I may have completely the wrong end of the stick here, but are you saying you compared the mechanical fan + shroud to an unshrouded electric fan setup?

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It is the whole topic of this thread.....  Mechanical fan with its shroud versus electric fan with its shroud.....  Normally you would not shroud the intercooler with the electric fan as it will restrict flow at speed unless the fan runs all of the time.

Earlier people were saying that one reason to keep the mechanical fan was that it moves "some" amount of air even when the clutch is not locked up and this provides intercooler air flow during low speed driving.  I do not disagree.  I was trying to point out that in the specific case of the Defender 200TDI, the stock shroud restricts intercooler air flow because of its poor design.  When you remove the shroud, you will see much better intercooler performance.

The reality is there is not much need for intercooler air flow at low speeds.  It is very hard to find a situation where you are running sustained full throttle while driving slow.

 

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I think Red90 is referring to when driving down the road, rather than when almost stationary off road, just in case it wasn't clear :)

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19 minutes ago, Red90 said:

The reality is there is not much need for intercooler air flow at low speeds.  It is very hard to find a situation where you are running sustained full throttle while driving slow.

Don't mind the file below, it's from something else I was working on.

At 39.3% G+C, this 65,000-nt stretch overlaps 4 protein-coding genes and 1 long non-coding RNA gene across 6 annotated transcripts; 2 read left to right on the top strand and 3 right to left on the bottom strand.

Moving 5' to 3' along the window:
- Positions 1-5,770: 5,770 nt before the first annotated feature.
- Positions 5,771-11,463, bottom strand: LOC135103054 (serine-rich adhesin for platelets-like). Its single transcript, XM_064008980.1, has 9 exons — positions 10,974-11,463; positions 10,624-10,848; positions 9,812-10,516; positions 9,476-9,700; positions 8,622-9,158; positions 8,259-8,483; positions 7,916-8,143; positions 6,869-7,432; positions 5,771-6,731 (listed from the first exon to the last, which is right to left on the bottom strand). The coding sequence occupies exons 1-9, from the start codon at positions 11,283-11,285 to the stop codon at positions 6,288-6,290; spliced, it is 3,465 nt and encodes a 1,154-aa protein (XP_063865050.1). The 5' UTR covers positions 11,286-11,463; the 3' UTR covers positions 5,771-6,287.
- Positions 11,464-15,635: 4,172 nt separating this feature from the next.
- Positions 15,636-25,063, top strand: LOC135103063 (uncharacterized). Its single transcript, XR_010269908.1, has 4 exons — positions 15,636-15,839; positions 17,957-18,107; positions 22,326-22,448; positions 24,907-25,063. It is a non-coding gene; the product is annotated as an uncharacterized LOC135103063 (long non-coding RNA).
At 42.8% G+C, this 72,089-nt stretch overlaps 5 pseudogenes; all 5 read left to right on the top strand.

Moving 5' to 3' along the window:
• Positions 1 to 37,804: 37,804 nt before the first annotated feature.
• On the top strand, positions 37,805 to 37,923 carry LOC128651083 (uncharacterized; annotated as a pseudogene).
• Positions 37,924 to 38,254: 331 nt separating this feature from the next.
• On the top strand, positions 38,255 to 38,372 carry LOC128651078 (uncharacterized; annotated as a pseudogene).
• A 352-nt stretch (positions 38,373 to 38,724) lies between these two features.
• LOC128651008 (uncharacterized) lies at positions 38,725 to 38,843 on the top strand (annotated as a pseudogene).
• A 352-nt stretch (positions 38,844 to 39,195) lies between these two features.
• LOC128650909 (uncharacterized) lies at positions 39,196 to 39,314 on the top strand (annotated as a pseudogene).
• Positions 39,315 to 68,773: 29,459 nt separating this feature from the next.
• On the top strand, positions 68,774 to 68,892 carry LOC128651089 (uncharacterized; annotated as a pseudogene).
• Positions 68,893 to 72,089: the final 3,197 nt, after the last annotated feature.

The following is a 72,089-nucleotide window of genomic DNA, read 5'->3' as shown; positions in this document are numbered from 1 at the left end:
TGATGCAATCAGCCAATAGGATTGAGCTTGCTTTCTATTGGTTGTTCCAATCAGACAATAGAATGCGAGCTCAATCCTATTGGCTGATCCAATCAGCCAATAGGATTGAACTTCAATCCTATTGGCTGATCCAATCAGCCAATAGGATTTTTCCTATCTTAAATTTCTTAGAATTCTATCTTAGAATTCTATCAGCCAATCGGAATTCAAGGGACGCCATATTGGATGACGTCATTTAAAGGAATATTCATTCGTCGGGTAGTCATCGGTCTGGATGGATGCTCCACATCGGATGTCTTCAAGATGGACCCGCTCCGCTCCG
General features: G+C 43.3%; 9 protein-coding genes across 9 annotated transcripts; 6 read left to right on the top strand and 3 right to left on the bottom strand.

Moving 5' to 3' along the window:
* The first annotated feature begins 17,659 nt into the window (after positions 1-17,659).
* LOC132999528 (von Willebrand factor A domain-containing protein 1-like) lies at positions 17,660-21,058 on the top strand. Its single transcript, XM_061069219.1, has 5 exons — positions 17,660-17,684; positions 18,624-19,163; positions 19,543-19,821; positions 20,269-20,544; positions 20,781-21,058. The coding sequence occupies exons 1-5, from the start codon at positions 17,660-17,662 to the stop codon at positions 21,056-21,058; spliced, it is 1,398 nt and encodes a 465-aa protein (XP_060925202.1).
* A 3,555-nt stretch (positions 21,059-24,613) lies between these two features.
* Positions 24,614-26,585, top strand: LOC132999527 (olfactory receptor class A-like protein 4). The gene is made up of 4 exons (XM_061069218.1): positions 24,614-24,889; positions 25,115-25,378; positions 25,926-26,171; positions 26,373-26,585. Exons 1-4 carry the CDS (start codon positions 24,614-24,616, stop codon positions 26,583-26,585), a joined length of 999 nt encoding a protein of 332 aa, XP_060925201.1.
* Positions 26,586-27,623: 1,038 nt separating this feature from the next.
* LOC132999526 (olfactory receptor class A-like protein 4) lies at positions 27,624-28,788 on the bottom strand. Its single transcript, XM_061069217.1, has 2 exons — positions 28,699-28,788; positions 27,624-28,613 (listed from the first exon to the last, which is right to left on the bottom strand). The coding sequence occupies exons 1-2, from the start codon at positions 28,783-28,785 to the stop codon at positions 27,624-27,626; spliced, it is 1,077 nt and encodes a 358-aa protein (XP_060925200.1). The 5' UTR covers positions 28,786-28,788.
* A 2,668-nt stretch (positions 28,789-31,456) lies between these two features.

1st and 2nd low are pretty slow with potentially sustained throttle?! Most things you'd do offroading won't be that fast!

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22 minutes ago, Red90 said:

The reality is there is not much need for intercooler air flow at low speeds.  It is very hard to find a situation where you are running sustained full throttle while driving slow.

 

And nor is there much need for 6000rpm at no or low speed, but that is what the test did...

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Burnouts? Come on, can't believe you didn't think of that one ;)

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Posted (edited)
21 hours ago, Red90 said:

 

The reality is there is not much need for intercooler air flow at low speeds.  It is very hard to find a situation where you are running sustained full throttle while driving slow.

 

An odd statement to make when I know you drive rough terrain. An intercooler is working from the moment forced induction takes place - in fact in some cases it works prior. A reduction in input temps by even the tiniest amount equate to additional volume of air. When driving through deep mud, sand, thick gravel, uphill, through deep water and many more situations and intercooler is working to some degree